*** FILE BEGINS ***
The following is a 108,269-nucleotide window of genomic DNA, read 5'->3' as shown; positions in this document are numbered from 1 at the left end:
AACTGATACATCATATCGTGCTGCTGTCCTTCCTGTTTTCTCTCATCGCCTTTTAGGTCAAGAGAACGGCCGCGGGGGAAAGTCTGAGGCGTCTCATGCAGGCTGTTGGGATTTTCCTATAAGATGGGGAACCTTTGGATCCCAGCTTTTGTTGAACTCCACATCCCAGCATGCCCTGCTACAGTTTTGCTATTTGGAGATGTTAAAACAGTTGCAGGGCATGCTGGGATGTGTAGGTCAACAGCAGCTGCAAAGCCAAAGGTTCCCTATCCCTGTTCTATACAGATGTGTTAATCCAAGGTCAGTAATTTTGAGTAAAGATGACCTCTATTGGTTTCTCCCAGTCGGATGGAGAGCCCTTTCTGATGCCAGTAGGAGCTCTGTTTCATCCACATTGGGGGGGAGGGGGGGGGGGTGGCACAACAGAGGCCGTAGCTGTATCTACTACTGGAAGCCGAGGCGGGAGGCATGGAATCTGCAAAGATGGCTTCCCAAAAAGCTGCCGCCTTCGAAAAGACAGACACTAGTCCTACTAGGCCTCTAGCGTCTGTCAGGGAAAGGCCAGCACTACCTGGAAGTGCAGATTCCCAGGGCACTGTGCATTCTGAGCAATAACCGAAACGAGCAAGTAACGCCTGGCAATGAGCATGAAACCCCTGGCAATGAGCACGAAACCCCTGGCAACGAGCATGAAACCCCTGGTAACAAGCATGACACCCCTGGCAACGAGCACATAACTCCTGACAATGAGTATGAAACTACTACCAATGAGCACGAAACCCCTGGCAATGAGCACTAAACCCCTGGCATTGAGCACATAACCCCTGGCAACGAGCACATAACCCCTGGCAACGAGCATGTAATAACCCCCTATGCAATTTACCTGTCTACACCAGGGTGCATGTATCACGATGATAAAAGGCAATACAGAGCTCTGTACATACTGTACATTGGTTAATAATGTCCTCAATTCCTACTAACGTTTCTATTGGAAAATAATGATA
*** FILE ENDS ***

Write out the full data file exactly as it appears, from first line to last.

The following is a 108,269-nucleotide window of genomic DNA, read 5'->3' as shown; positions in this document are numbered from 1 at the left end:
AACTGATACATCATATCGTGCTGCTGTCCTTCCTGTTTTCTCTCATCGCCTTTTAGGTCAAGAGAACGGCCGCGGGGGAAAGTCTGAGGCGTCTCATGCAGGCTGTTGGGATTTTCCTATAAGATGGGGAACCTTTGGATCCCAGCTTTTGTTGAACTCCACATCCCAGCATGCCCTGCTACAGTTTTGCTATTTGGAGATGTTAAAACAGTTGCAGGGCATGCTGGGATGTGTAGGTCAACAGCAGCTGCAAAGCCAAAGGTTCCCTATCCCTGTTCTATACAGATGTGTTAATCCAAGGTCAGTAATTTTGAGTAAAGATGACCTCTATTGGTTTCTCCCAGTCGGATGGAGAGCCCTTTCTGATGCCAGTAGGAGCTCTGTTTCATCCACATTGGGGGGGAGGGGGGGGGGGTGGCACAACAGAGGCCGTAGCTGTATCTACTACTGGAAGCCGAGGCGGGAGGCATGGAATCTGCAAAGATGGCTTCCCAAAAAGCTGCCGCCTTCGAAAAGACAGACACTAGTCCTACTAGGCCTCTAGCGTCTGTCAGGGAAAGGCCAGCACTACCTGGAAGTGCAGATTCCCAGGGCACTGTGCATTCTGAGCAATAACCGAAACGAGCAAGTAACGCCTGGCAATGAGCATGAAACCCCTGGCAATGAGCACGAAACCCCTGGCAACGAGCATGAAACCCCTGGTAACAAGCATGACACCCCTGGCAACGAGCACATAACTCCTGACAATGAGTATGAAACTACTACCAATGAGCACGAAACCCCTGGCAATGAGCACTAAACCCCTGGCATTGAGCACATAACCCCTGGCAACGAGCACATAACCCCTGGCAACGAGCATGTAATAACCCCCTATGCAATTTACCTGTCTACACCAGGGTGCATGTATCACGATGATAAAAGGCAATACAGAGCTCTGTACATACTGTACATTGGTTAATAATGTCCTCAATTCCTACTAACGTTTCTATTGGAAAATAATGATA